Brexit provides economic opportunity for Ireland
‘Special relationship’ with United States the long-term goal
WASHINGTON — The “special relationship” between Britain and the United States has been a fixture of international politics for decades. Could Washington now also have a “special friend” in Ireland?
Daniel Mulhall, Ireland’s ambassador in Washington, thinks so. And he says it’s because of Britain’s departure from the European Union.
“Brexit is a game-changer for Ireland,” Mulhall said. “We become a bridge between the European Union and the United States both for investment but also for influence.”
Those hopes even have a tangible symbol: This month, seeking to expand its diplomatic mission in Washington, the Irish government closed a deal to buy a 6,500-square-foot building once used by the Egyptian Embassy.
It’s a far cry from Britain’s gargantuan embassy compound, one of the biggest in Washington, but it’s a signal of Dublin’s intent.
Before he took up residence in Washington last year, Mulhall served as Ireland’s ambassador to Britain. He personally campaigned against Britain’s vote to leave the EU in 2016.
After voters pased Brexit, he told a reporter, he felt “sadness” that Britain’s relationship with Ireland was at risk.
Now he sees Brexit as a new opportunity for Ireland — one that could rival Brexiteers’ hopes for an economic future that relies on greater trade with the United States and other nations outside of Europe.
“Britain is under a cloud of uncertainty as far as its future access to the European single market in concerned,” Mulhall said. “We feel that any country that’s looking at either expanding its presence in Europe or establishing a presence for the first time will look less favorably on Britain and more favorably on Ireland.”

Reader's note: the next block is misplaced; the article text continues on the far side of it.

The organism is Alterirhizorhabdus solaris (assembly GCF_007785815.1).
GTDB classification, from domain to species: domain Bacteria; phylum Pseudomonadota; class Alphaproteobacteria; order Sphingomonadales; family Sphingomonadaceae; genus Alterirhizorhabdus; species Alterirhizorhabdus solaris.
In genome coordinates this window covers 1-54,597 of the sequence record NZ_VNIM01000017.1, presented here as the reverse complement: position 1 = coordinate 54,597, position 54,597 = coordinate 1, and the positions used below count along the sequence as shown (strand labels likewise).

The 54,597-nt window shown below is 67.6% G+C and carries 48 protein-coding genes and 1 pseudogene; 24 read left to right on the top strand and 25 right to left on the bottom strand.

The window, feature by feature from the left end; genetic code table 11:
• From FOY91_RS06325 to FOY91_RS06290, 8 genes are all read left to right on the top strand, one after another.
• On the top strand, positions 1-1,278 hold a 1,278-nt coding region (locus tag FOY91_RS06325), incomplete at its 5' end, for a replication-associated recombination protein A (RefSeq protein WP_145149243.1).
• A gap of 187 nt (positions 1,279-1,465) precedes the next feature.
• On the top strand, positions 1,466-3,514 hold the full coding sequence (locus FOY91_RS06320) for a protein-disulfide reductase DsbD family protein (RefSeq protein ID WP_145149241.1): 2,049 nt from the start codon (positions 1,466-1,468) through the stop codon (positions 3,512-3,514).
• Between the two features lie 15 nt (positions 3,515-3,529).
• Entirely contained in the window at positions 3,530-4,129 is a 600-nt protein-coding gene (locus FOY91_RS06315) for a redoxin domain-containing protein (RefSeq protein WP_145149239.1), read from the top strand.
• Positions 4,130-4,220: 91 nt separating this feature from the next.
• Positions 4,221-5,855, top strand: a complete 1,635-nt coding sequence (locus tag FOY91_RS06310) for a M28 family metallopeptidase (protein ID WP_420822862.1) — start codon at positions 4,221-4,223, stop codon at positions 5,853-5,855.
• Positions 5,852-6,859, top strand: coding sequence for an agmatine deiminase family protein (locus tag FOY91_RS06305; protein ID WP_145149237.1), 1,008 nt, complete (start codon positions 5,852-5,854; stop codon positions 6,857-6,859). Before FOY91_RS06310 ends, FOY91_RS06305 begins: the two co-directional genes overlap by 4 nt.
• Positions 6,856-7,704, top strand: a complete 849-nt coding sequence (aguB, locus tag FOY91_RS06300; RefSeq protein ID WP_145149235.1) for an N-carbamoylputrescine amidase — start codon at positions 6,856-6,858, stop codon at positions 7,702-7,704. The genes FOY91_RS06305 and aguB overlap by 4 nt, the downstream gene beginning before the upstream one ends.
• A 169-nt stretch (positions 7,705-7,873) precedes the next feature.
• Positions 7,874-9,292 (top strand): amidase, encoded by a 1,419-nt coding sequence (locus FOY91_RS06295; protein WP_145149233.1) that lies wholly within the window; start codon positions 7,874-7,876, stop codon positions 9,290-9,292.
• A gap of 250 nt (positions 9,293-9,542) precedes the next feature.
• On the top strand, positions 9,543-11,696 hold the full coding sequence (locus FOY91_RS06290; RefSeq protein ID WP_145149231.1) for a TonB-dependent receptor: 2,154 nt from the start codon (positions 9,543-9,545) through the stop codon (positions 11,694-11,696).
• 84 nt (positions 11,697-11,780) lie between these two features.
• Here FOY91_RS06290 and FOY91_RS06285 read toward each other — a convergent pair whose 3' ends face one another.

After Brexit, British leaders have clung to the idea of an unbending AngloAmerican bond. British Prime Minister Theresa May was the first world leader to visit President Donald Trump after he took office last year. Both leaders praised the “special relationship” during that visit,
Spain says it will back Brexit divorce.
with May saying it was based “on the bonds of history, of family, kinship and common interests.”
But at the same time, Britain’s position as a member of the EU was one of its key selling points.
“We are strong and active members of the European Union, the gateway to the world’s largest single market,” said May’s predecessor, David Cameron, in a 2010 speech.
Many other EU countries are now pledging to become Washington’s new “gateway to Europe.” Ireland may be a particularly attractive base for American companies: Its common-law system is similar to the American legal structure, and it is known for being one of the most business-friendly countries in the EU.
Ireland and the United States also share a common language.
“We will be the only English-speaking country left in the European Union,” Mulhall pointed out.
Outside experts agree that Ireland is well positioned to strengthen its ties to the United States.
“Ireland’s institutions have been calibrated toward attracting U.S. investment for decades, which places the country in a strong position to attract investment which may pivot away from the U.K. post-Brexit,” said Neil Dooley, a politics lecturer at the University of Sussex.
Given that Ireland is a relatively small country — just 4.7 million — even a small change could have profound effects on the economy. Irish firms are reforming their business plans for a post-Brexit future, according to Sean Davis, the regional director for Enterprise Ireland, a state economic agency that promotes new export sales.
Companies sponsored by Enterprise Ireland opened 59 offices in the United States last year, according to Davis. There are more than 800 Irish-owned companies in the United States, with 100,000 employed by Irish-origin companies.
That’s a useful talking point given the Trump administration’s focus on protecting American jobs, but there could be other issues.
The United States has a considerable trade deficit with Ireland, and Trump has called out the country as a “tax haven.” The tax cuts passed by Republicans in 2017 appear to have hit U.S. investment in Ireland, according to Irish estimates.
With Trump, there’s the risk of unexpected feuds. The president is at odds with the Irish government on a variety of foreign policy issues; he has canceled one trip to Ireland amid planned protests. But any hopes for a “special relationship,” with this president may be premature.
“I don’t think Ireland kids itself that it has a special, meaningful relationship with the U.S.,” said Brian Lucey, a professor at Trinity Business School at Trinity College Dublin. “Particularly with Trump, where there’s a hard-nosed, mercantilist approach.”
“Brexit is a game-changer for Ireland,” said Daniel Mulhall, Irish ambassador to the U.S.